Measurement of job burnout

We used the Chinese Maslach Burnout Inventory of Li et al. [41], which was revised based on the Maslach Burnout Inventory-General Survey (MBI-GS) questionnaire [42]. This questionnaire has 15 items with a five-point Likert scale ranging from 1 (totally disagree) to 5 (totally agree). It consists of three subscales, namely, EE (five items, e.g., “Work makes you feel physically and mentally exhausted.”), DP (four items, e.g., “Since you took on this work, you have become increasingly disinterested in it.”), and PA (six items, e.g., “You can effectively solve the problems arising in your work.”). PA is a negative dimension, so it is reverse scored. Higher scores of EE and DP and lower scores of PA indicate higher risks of job burnout. In our study, Cronbach's alpha coefficients for the total score and its three subscales—EE, DP, and PA—were 0.88, 0.93, 0.82, and 0.87, respectively, indicating that the scale has good reliability.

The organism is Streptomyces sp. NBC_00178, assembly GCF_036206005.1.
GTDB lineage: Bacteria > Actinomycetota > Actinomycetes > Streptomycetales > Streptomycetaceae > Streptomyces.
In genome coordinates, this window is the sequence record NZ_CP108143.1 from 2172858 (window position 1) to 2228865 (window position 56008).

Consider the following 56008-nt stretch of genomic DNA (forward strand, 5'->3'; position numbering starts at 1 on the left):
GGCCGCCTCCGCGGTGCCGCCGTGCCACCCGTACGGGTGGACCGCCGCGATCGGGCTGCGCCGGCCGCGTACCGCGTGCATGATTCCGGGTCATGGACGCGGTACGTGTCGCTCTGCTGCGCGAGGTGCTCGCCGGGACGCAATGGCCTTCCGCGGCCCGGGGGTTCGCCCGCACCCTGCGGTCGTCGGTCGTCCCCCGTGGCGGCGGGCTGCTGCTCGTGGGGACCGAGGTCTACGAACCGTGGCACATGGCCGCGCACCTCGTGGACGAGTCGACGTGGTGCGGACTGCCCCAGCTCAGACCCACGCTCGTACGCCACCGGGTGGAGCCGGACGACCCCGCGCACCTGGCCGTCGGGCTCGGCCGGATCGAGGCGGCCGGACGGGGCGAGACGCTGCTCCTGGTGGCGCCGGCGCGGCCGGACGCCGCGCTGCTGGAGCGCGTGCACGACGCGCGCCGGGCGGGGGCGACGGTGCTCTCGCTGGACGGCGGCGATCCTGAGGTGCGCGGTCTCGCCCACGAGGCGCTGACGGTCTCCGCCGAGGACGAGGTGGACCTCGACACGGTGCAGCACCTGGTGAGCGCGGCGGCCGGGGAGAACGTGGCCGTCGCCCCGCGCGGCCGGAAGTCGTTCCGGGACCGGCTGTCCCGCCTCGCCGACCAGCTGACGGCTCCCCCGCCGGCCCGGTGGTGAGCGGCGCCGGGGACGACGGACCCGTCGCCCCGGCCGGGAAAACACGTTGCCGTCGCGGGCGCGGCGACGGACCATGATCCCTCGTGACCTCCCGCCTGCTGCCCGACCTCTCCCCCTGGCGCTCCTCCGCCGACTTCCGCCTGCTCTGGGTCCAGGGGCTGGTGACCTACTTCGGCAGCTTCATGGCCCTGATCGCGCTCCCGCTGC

Statistical analysis